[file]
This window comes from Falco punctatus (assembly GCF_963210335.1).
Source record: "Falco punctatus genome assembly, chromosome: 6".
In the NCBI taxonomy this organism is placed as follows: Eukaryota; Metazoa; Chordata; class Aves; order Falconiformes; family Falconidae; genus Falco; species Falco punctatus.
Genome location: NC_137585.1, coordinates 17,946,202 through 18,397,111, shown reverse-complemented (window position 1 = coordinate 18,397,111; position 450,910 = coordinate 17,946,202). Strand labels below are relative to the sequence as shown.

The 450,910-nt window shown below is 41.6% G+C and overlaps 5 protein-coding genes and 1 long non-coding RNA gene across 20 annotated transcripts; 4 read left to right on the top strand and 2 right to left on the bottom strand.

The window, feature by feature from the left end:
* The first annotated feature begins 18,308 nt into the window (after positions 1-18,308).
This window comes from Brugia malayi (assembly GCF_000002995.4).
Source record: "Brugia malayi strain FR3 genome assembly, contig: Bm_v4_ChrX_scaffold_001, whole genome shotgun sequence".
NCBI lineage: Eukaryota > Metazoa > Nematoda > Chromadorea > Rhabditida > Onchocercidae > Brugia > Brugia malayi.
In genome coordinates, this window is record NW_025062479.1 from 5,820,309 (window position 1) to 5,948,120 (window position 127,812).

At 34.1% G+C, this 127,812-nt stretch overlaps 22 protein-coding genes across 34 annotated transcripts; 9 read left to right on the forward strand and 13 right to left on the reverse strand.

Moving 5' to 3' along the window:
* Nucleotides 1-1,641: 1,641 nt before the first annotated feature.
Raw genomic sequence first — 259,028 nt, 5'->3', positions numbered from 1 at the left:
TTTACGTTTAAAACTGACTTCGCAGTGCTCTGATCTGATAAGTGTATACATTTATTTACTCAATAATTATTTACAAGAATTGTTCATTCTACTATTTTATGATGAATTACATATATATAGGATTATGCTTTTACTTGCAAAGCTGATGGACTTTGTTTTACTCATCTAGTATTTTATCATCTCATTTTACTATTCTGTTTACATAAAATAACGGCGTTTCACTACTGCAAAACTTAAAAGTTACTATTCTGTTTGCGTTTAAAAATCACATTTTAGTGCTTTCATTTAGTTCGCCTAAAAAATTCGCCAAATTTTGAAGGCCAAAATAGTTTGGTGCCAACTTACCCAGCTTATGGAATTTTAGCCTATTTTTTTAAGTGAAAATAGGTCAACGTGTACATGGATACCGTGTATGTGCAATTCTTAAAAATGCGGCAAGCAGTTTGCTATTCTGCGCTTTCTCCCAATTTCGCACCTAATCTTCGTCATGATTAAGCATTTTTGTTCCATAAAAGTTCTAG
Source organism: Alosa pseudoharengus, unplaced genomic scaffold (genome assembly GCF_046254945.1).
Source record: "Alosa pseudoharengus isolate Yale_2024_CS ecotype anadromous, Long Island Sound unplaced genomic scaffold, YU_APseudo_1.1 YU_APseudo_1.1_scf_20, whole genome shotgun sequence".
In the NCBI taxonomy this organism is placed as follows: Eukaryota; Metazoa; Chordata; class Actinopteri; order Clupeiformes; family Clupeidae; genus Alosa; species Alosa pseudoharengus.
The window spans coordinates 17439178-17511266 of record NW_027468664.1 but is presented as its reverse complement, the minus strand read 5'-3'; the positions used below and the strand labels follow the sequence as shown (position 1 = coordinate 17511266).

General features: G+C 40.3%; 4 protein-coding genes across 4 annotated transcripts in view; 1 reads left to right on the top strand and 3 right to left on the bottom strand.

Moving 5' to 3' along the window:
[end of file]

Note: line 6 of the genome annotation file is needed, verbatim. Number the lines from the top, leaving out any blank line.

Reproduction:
The window, feature by feature from the left end: